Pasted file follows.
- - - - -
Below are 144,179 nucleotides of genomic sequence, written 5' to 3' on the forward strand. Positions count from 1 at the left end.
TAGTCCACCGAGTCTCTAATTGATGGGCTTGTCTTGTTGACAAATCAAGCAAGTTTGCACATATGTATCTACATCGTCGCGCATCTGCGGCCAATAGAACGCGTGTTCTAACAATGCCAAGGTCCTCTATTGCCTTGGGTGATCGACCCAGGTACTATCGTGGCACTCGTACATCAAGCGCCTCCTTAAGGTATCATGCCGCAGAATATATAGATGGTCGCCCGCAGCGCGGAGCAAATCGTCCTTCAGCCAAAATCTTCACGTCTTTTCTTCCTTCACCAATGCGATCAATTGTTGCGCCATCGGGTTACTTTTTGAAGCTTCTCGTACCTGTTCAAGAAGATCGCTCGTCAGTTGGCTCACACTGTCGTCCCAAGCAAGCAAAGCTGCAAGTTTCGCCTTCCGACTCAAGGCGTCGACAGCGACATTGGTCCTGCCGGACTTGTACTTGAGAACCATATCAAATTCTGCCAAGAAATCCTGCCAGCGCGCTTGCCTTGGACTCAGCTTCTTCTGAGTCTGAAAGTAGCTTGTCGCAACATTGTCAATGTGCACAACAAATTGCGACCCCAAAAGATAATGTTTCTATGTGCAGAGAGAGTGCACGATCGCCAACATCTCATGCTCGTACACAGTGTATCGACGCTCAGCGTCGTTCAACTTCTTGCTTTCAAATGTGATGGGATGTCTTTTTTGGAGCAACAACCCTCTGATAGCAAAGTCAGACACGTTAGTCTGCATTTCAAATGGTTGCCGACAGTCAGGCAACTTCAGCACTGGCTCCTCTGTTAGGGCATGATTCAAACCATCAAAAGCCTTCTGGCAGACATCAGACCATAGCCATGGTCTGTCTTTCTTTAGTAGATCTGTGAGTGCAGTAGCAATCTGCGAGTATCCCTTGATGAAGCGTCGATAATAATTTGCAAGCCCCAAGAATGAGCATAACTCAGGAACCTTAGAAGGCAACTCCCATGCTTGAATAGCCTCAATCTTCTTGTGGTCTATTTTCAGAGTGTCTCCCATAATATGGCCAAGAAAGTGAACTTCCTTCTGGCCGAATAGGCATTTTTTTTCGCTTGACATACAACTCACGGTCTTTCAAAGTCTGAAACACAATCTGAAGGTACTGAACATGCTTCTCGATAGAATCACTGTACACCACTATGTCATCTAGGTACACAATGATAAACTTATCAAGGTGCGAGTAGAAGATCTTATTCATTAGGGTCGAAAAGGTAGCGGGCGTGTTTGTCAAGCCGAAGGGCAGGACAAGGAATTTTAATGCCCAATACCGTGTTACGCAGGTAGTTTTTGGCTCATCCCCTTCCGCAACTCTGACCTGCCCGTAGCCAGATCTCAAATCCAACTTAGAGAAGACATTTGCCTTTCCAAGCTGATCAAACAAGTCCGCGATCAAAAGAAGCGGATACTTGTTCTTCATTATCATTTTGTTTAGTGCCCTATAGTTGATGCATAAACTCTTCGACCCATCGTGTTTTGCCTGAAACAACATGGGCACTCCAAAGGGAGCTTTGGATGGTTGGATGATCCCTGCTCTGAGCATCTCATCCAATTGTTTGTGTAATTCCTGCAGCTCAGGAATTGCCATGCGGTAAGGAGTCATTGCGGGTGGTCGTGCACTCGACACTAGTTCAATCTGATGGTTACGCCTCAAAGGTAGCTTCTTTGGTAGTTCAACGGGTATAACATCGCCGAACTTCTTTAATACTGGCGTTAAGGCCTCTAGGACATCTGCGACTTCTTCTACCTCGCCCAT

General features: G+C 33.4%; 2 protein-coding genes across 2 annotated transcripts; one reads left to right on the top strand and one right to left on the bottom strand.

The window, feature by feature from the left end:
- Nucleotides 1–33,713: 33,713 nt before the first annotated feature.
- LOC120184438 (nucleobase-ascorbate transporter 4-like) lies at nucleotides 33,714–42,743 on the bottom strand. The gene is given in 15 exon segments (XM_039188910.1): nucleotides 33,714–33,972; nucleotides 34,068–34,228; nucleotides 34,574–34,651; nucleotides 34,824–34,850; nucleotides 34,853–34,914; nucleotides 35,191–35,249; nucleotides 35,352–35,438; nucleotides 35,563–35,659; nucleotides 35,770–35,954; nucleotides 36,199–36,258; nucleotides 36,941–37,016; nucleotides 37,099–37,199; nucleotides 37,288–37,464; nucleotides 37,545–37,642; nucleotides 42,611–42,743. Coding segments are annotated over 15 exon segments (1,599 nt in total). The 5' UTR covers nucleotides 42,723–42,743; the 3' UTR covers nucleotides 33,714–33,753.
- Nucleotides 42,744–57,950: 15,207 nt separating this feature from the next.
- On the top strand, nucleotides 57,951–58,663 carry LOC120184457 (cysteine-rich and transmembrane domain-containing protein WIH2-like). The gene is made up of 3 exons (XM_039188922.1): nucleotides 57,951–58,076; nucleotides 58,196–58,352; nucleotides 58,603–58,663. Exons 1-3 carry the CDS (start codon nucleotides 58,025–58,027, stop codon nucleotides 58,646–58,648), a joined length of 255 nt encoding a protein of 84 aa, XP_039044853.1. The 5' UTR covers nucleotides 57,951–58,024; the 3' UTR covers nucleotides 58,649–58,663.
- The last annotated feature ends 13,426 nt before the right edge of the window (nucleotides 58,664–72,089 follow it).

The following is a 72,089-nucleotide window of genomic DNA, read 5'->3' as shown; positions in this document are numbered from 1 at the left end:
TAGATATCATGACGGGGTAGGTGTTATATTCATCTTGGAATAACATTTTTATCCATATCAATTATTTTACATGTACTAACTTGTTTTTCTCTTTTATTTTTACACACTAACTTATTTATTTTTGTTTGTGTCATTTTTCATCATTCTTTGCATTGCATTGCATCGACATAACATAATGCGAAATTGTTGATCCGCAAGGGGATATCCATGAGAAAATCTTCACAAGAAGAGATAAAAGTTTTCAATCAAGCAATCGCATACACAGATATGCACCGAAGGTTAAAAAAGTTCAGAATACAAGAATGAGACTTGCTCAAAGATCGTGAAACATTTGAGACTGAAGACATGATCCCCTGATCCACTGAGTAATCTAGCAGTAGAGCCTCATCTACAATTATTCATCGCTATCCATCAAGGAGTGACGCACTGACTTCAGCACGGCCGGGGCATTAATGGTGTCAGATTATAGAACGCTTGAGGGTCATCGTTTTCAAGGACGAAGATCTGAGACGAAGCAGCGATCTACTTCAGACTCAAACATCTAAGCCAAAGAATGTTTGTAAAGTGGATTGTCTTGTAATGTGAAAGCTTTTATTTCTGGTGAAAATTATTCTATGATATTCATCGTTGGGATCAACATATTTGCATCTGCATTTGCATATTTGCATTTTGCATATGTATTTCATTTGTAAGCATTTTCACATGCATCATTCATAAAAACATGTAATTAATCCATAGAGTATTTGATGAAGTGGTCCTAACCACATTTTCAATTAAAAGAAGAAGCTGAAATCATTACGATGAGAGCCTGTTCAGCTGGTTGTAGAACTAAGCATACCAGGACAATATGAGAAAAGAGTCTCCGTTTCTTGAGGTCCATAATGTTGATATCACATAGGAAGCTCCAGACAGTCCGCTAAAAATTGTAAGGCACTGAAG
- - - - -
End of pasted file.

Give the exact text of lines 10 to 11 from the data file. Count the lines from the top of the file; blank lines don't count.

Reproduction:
The following is a 72,089-nucleotide window of genomic DNA, read 5'->3' as shown; positions in this document are numbered from 1 at the left end:
TAGATATCATGACGGGGTAGGTGTTATATTCATCTTGGAATAACATTTTTATCCATATCAATTATTTTACATGTACTAACTTGTTTTTCTCTTTTATTTTTACACACTAACTTATTTATTTTTGTTTGTGTCATTTTTCATCATTCTTTGCATTGCATTGCATCGACATAACATAATGCGAAATTGTTGATCCGCAAGGGGATATCCATGAGAAAATCTTCACAAGAAGAGATAAAAGTTTTCAATCAAGCAATCGCATACACAGATATGCACCGAAGGTTAAAAAAGTTCAGAATACAAGAATGAGACTTGCTCAAAGATCGTGAAACATTTGAGACTGAAGACATGATCCCCTGATCCACTGAGTAATCTAGCAGTAGAGCCTCATCTACAATTATTCATCGCTATCCATCAAGGAGTGACGCACTGACTTCAGCACGGCCGGGGCATTAATGGTGTCAGATTATAGAACGCTTGAGGGTCATCGTTTTCAAGGACGAAGATCTGAGACGAAGCAGCGATCTACTTCAGACTCAAACATCTAAGCCAAAGAATGTTTGTAAAGTGGATTGTCTTGTAATGTGAAAGCTTTTATTTCTGGTGAAAATTATTCTATGATATTCATCGTTGGGATCAACATATTTGCATCTGCATTTGCATATTTGCATTTTGCATATGTATTTCATTTGTAAGCATTTTCACATGCATCATTCATAAAAACATGTAATTAATCCATAGAGTATTTGATGAAGTGGTCCTAACCACATTTTCAATTAAAAGAAGAAGCTGAAATCATTACGATGAGAGCCTGTTCAGCTGGTTGTAGAACTAAGCATACCAGGACAATATGAGAAAAGAGTCTCCGTTTCTTGAGGTCCATAATGTTGATATCACATAGGAAGCTCCAGACAGTCCGCTAAAAATTGTAAGGCACTGAAG